On Mar 6, 7:07 am, Evgenii Rudnyi <use...@rudnyi.ru> wrote:
> Craig,
> The danger to society comes not from mathematicians, rather it could
> come from technologists.

Yes. I don't think the problem is with mathematicians, it's with
hospital administrators, insurance companies, investment banks,
attorneys, judges, governments, etc who feel compelled to apply
mathematical-seeming solutions to all human problems.

> Recently I have read
> Jaron Lanier, You Are Not a Gadget: A Manifesto

I saw that too. It's good to see him back around.

> and the author shows that the society should pay more attention to what
> Silicon Valley geeks are silently doing. Just one quote
> "Ideals are important in the world of technology, but the mechanism by
> which ideals influence events is different than in other spheres of
> life. Technologists don't use persuasion to influence you - or, at
> least, we don't do it very well. There are a few master communicators
> among us (like Steve Jobs), but for the most part we aren't particularly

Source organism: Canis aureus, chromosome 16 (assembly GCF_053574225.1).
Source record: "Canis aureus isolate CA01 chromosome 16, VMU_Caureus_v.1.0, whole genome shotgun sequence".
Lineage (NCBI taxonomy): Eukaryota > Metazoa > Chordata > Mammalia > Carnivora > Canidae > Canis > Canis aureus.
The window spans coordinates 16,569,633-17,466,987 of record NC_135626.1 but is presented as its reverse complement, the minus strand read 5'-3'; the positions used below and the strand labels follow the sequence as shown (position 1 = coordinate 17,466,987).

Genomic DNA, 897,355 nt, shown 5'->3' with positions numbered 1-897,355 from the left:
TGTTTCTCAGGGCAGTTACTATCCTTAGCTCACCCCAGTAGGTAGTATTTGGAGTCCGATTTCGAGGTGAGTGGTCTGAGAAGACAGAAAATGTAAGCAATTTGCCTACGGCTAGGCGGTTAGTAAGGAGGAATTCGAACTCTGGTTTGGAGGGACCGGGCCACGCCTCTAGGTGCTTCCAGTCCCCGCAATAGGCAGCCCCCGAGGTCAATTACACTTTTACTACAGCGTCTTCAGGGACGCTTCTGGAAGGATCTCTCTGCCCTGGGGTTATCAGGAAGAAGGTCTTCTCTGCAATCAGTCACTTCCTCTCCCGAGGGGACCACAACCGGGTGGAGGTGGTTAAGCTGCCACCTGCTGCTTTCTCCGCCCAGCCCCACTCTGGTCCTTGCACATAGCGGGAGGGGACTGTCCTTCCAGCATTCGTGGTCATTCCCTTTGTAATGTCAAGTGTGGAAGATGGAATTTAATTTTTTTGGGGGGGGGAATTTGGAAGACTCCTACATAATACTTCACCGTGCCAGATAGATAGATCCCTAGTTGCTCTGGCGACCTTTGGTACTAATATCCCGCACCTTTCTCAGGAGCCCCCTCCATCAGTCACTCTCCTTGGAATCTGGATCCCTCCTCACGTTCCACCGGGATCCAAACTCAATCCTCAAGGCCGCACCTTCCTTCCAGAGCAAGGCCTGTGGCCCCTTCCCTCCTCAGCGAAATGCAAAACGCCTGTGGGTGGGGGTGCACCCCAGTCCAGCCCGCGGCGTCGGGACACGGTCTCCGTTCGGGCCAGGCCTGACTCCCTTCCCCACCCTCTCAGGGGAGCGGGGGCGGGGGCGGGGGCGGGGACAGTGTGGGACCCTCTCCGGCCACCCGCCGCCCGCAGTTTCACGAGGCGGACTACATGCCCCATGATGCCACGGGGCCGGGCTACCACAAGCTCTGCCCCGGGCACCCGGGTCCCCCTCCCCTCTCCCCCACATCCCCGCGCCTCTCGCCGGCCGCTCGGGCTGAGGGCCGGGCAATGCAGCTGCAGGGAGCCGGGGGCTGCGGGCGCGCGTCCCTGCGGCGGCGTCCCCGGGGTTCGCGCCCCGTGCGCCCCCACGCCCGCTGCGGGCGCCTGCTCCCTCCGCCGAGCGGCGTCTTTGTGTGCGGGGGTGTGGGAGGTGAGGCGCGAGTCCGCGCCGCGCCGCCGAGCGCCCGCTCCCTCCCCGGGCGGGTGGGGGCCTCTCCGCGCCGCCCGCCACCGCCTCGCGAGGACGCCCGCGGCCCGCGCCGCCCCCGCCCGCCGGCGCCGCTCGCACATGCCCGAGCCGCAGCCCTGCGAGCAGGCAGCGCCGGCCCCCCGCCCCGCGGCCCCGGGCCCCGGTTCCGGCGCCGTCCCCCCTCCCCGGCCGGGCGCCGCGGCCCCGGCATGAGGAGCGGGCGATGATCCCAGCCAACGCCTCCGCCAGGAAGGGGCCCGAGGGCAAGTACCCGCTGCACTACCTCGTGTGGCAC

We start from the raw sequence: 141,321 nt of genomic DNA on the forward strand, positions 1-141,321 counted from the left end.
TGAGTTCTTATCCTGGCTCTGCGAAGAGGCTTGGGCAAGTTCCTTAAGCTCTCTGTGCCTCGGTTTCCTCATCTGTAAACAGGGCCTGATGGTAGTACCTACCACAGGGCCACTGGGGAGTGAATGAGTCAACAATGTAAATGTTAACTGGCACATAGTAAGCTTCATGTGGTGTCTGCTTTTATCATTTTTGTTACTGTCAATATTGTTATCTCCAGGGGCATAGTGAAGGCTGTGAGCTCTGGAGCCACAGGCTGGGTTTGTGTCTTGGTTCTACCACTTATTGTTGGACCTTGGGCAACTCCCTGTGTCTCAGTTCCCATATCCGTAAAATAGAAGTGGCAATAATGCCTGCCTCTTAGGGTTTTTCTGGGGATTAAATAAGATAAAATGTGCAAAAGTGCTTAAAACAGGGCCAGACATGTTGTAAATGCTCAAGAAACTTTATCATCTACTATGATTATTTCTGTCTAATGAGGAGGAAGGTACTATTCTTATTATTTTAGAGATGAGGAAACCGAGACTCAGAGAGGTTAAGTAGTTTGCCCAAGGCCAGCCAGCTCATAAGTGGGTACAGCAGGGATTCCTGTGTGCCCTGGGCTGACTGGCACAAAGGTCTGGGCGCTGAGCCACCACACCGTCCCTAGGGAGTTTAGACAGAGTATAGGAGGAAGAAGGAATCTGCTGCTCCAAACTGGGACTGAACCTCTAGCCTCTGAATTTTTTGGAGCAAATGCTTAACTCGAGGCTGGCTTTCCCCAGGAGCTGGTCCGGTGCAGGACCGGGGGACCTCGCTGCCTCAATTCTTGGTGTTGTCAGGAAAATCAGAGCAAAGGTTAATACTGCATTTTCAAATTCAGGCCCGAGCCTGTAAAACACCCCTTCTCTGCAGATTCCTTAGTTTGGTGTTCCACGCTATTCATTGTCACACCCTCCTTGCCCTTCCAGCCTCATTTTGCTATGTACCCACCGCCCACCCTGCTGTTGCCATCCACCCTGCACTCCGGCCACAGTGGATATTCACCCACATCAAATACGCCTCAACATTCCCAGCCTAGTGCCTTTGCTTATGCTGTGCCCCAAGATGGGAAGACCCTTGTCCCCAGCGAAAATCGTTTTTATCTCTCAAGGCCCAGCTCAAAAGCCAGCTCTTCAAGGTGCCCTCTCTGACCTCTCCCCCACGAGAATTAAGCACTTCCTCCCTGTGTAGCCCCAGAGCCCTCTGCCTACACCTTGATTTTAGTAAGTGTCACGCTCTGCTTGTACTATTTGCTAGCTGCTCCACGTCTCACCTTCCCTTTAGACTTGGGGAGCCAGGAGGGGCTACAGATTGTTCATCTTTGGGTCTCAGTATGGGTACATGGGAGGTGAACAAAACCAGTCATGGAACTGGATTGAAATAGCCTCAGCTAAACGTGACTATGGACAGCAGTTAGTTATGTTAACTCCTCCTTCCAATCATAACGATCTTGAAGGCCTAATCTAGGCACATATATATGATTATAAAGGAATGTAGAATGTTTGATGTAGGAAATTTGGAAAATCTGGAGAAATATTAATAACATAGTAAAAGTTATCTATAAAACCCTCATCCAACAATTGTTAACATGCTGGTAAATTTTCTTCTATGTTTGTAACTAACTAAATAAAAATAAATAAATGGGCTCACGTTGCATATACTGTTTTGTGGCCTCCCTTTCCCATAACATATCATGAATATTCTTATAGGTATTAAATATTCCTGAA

> seductive."
> "We make up extensions to your being, like remote eyes and ears
> (web-cams and mobile phones) and expanded memory (the world of details
> you can search for online). These become the structures by which you
> connect to the world and other people. These structures in turn can
> change how you conceive of yourself and the world. We tinker with your
> philosophy by direct manipulation of your cognitive experience, not
> indirectly, through argument. It takes only a tiny group of engineers to
> create technology that can shape the entire future of human experience
> with incredible speed. Therefore, crucial arguments about the human
> relationship with technology should take place between developers and
> users before such direct manipulations are designed. This book is about
> those arguments."
> As for sensations, I do not know. Yesterday after I have read your
> email, I went to an Italian restaurant. A small dinner, actually I
> wanted just a glass of good red Italian wine, but then I took also a
> small plate of cheese assorti with a couple of salad leaves, pepperoni
> and bread. I have enjoyed my dinner. Whether wine, bread, cheese, salad
> and pepperoni have enjoyed it too, I do not know. I would not mind, if
> they did.

Hehe. It is hard to imagine that there are experiences going on in the
wine and cheese, but really, not much more than it is hard to imagine
billions of organisms and molecules being there instead of what we
think we see and taste. Not sure whether the bread knows the
difference between being on a plate or in a stomach, but I have less
of a problem imagining that the cells of our tongue and stomach are
sharing a bit of celebratory feelings with our brain at having eaten


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